Incidentally, Moscow also has a cafe + museum of Soviet arcade machines, which I wrote about here.
Prince of Persia brings back memories. My best time on that was 29 mins.
Stellarc is a transhumanist artist who is into body modification performances.
“Nick Land unpublished texts can be seen on the right” – Momino.
His shtick is all kinds of “creepy and uncanny” artistic experiments. One of his performances involved him getting suspended naked by hooks attached onto the flesh on his back. Other performances explore bodily autonomy, in which people connected to him via the Internet get to control his arm for a few days, while his head is strapped into a VR helmet that feeds him the visual experiences of another man half a world away during that same period of time.
But he is most famous for growing an ear on his arm, which anybody in the world can listen into.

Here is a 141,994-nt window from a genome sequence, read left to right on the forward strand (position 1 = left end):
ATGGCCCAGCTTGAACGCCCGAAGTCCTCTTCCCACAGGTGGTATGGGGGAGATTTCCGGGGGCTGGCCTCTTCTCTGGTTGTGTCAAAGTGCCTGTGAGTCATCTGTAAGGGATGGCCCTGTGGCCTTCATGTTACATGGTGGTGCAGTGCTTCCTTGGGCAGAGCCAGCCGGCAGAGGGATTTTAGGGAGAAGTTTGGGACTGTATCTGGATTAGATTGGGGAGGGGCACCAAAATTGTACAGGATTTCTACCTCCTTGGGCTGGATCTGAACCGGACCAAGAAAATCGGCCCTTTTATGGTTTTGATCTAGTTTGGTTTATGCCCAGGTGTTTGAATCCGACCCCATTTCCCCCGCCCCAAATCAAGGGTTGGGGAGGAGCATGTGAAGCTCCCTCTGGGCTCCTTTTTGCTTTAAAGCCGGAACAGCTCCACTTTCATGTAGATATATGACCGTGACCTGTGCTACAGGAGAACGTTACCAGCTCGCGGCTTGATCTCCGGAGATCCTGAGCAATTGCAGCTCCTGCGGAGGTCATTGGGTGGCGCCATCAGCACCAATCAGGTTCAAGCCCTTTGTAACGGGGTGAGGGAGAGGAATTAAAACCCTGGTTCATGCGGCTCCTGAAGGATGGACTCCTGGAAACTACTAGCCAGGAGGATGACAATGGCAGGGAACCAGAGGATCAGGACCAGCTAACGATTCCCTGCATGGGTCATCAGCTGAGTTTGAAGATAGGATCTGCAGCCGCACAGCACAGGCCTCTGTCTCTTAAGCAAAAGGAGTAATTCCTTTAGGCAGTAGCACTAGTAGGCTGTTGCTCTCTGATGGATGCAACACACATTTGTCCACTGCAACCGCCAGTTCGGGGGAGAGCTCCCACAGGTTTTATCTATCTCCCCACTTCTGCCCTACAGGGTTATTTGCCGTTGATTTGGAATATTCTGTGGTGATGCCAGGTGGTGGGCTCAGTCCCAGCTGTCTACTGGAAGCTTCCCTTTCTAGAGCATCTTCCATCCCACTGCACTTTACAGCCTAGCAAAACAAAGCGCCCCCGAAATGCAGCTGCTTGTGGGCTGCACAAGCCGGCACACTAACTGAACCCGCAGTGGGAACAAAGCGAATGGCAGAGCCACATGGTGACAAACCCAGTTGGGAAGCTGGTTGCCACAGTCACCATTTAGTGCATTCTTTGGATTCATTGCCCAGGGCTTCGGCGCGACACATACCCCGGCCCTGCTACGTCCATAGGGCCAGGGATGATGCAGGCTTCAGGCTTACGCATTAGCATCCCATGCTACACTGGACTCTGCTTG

Glory to the Haemonculi!
A girl with hair styled in the colors of the Russian state imperial flag.
Anti-ageing researcher Aubrey de Grey was this year’s star guest. He made his standard speech about his core philosophy – namely, that since understanding the mechanics of ageing to the extent where we can prevent it from happening is too hard…
… we should concentrate – for now – on coming up with ways on how to clean up the seven types of damage to the body that our metabolism produces.
I will not repeat what he said in much detail – it was a standard talk, and you can find much more information about SENS online.
Here are the more interesting things I noticed:
(1) Aubrey’s public speaking has improved tremendously since when I last met him at a Transhuman Visions conference in 2014. Good on him.